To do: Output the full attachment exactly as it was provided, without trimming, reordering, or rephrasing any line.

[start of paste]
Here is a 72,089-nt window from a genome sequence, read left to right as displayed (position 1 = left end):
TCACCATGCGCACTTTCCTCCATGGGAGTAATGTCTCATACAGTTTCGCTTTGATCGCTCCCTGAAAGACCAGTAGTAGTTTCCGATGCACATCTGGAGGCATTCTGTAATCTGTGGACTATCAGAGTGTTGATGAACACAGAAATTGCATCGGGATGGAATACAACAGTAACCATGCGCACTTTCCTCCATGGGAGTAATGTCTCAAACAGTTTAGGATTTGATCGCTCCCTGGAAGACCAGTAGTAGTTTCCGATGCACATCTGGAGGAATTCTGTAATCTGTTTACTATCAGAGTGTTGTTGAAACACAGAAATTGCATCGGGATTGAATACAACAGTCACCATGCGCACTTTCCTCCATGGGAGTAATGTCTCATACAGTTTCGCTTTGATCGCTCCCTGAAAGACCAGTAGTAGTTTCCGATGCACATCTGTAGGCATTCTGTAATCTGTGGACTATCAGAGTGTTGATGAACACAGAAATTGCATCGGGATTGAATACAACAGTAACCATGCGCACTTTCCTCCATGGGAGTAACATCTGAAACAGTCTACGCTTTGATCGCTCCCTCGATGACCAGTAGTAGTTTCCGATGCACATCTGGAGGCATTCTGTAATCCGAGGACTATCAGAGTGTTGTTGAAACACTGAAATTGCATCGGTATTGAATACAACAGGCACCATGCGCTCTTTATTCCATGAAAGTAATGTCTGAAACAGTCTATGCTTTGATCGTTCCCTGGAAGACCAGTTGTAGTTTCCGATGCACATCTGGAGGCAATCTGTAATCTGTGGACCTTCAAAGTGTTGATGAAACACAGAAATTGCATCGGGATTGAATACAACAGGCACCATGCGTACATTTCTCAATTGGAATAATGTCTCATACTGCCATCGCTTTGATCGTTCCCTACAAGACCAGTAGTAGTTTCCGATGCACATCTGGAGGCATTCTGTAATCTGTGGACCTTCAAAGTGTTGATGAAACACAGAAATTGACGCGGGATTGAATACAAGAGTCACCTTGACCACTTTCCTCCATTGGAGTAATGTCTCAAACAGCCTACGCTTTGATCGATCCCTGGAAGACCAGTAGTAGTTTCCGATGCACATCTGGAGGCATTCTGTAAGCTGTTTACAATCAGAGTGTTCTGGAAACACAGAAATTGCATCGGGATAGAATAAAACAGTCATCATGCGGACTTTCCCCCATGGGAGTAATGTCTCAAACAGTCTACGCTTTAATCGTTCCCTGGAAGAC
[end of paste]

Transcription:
Here is a 72,089-nt window from a genome sequence, read left to right as displayed (position 1 = left end):
TCACCATGCGCACTTTCCTCCATGGGAGTAATGTCTCATACAGTTTCGCTTTGATCGCTCCCTGAAAGACCAGTAGTAGTTTCCGATGCACATCTGGAGGCATTCTGTAATCTGTGGACTATCAGAGTGTTGATGAACACAGAAATTGCATCGGGATGGAATACAACAGTAACCATGCGCACTTTCCTCCATGGGAGTAATGTCTCAAACAGTTTAGGATTTGATCGCTCCCTGGAAGACCAGTAGTAGTTTCCGATGCACATCTGGAGGAATTCTGTAATCTGTTTACTATCAGAGTGTTGTTGAAACACAGAAATTGCATCGGGATTGAATACAACAGTCACCATGCGCACTTTCCTCCATGGGAGTAATGTCTCATACAGTTTCGCTTTGATCGCTCCCTGAAAGACCAGTAGTAGTTTCCGATGCACATCTGTAGGCATTCTGTAATCTGTGGACTATCAGAGTGTTGATGAACACAGAAATTGCATCGGGATTGAATACAACAGTAACCATGCGCACTTTCCTCCATGGGAGTAACATCTGAAACAGTCTACGCTTTGATCGCTCCCTCGATGACCAGTAGTAGTTTCCGATGCACATCTGGAGGCATTCTGTAATCCGAGGACTATCAGAGTGTTGTTGAAACACTGAAATTGCATCGGTATTGAATACAACAGGCACCATGCGCTCTTTATTCCATGAAAGTAATGTCTGAAACAGTCTATGCTTTGATCGTTCCCTGGAAGACCAGTTGTAGTTTCCGATGCACATCTGGAGGCAATCTGTAATCTGTGGACCTTCAAAGTGTTGATGAAACACAGAAATTGCATCGGGATTGAATACAACAGGCACCATGCGTACATTTCTCAATTGGAATAATGTCTCATACTGCCATCGCTTTGATCGTTCCCTACAAGACCAGTAGTAGTTTCCGATGCACATCTGGAGGCATTCTGTAATCTGTGGACCTTCAAAGTGTTGATGAAACACAGAAATTGACGCGGGATTGAATACAAGAGTCACCTTGACCACTTTCCTCCATTGGAGTAATGTCTCAAACAGCCTACGCTTTGATCGATCCCTGGAAGACCAGTAGTAGTTTCCGATGCACATCTGGAGGCATTCTGTAAGCTGTTTACAATCAGAGTGTTCTGGAAACACAGAAATTGCATCGGGATAGAATAAAACAGTCATCATGCGGACTTTCCCCCATGGGAGTAATGTCTCAAACAGTCTACGCTTTAATCGTTCCCTGGAAGAC